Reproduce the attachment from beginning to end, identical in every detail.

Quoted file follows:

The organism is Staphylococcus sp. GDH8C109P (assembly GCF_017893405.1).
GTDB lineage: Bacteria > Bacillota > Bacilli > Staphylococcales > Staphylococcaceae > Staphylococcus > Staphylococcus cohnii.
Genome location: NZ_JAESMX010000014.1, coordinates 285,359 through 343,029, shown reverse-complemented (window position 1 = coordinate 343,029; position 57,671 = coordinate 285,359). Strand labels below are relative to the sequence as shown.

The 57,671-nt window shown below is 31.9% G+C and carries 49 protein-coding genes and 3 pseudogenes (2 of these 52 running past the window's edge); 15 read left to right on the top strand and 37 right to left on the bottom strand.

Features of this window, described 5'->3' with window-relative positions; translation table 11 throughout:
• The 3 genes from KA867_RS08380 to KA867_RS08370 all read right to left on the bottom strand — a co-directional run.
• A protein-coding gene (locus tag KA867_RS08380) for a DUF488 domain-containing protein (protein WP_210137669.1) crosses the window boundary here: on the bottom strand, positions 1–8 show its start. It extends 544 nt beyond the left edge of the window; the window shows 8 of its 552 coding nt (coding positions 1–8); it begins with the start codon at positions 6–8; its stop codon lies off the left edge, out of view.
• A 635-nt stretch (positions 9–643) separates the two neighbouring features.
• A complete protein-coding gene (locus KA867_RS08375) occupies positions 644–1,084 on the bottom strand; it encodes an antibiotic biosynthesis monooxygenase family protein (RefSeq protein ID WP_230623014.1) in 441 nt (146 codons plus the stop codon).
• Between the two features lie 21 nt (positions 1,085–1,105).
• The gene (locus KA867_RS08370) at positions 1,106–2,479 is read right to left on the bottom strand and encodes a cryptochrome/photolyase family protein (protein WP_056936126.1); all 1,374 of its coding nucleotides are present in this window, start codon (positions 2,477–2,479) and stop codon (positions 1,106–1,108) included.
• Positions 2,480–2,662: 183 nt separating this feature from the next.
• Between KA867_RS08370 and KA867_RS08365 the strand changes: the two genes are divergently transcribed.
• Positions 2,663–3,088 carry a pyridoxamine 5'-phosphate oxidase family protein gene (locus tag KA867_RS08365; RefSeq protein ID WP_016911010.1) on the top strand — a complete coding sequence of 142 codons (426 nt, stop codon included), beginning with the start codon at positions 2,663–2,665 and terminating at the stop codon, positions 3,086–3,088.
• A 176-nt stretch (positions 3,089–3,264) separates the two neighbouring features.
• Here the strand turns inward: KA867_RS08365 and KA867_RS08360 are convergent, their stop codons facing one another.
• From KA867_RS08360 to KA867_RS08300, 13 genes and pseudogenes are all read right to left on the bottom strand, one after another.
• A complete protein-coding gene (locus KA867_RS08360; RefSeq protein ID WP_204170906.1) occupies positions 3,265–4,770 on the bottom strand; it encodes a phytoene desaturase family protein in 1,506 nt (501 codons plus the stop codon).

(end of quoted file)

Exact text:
The organism is Staphylococcus sp. GDH8C109P (assembly GCF_017893405.1).
GTDB lineage: Bacteria > Bacillota > Bacilli > Staphylococcales > Staphylococcaceae > Staphylococcus > Staphylococcus cohnii.
Genome location: NZ_JAESMX010000014.1, coordinates 285,359 through 343,029, shown reverse-complemented (window position 1 = coordinate 343,029; position 57,671 = coordinate 285,359). Strand labels below are relative to the sequence as shown.

The 57,671-nt window shown below is 31.9% G+C and carries 49 protein-coding genes and 3 pseudogenes (2 of these 52 running past the window's edge); 15 read left to right on the top strand and 37 right to left on the bottom strand.

Features of this window, described 5'->3' with window-relative positions; translation table 11 throughout:
• The 3 genes from KA867_RS08380 to KA867_RS08370 all read right to left on the bottom strand — a co-directional run.
• A protein-coding gene (locus tag KA867_RS08380) for a DUF488 domain-containing protein (protein WP_210137669.1) crosses the window boundary here: on the bottom strand, positions 1–8 show its start. It extends 544 nt beyond the left edge of the window; the window shows 8 of its 552 coding nt (coding positions 1–8); it begins with the start codon at positions 6–8; its stop codon lies off the left edge, out of view.
• A 635-nt stretch (positions 9–643) separates the two neighbouring features.
• A complete protein-coding gene (locus KA867_RS08375) occupies positions 644–1,084 on the bottom strand; it encodes an antibiotic biosynthesis monooxygenase family protein (RefSeq protein ID WP_230623014.1) in 441 nt (146 codons plus the stop codon).
• Between the two features lie 21 nt (positions 1,085–1,105).
• The gene (locus KA867_RS08370) at positions 1,106–2,479 is read right to left on the bottom strand and encodes a cryptochrome/photolyase family protein (protein WP_056936126.1); all 1,374 of its coding nucleotides are present in this window, start codon (positions 2,477–2,479) and stop codon (positions 1,106–1,108) included.
• Positions 2,480–2,662: 183 nt separating this feature from the next.
• Between KA867_RS08370 and KA867_RS08365 the strand changes: the two genes are divergently transcribed.
• Positions 2,663–3,088 carry a pyridoxamine 5'-phosphate oxidase family protein gene (locus tag KA867_RS08365; RefSeq protein ID WP_016911010.1) on the top strand — a complete coding sequence of 142 codons (426 nt, stop codon included), beginning with the start codon at positions 2,663–2,665 and terminating at the stop codon, positions 3,086–3,088.
• A 176-nt stretch (positions 3,089–3,264) separates the two neighbouring features.
• Here the strand turns inward: KA867_RS08365 and KA867_RS08360 are convergent, their stop codons facing one another.
• From KA867_RS08360 to KA867_RS08300, 13 genes and pseudogenes are all read right to left on the bottom strand, one after another.
• A complete protein-coding gene (locus KA867_RS08360; RefSeq protein ID WP_204170906.1) occupies positions 3,265–4,770 on the bottom strand; it encodes a phytoene desaturase family protein in 1,506 nt (501 codons plus the stop codon).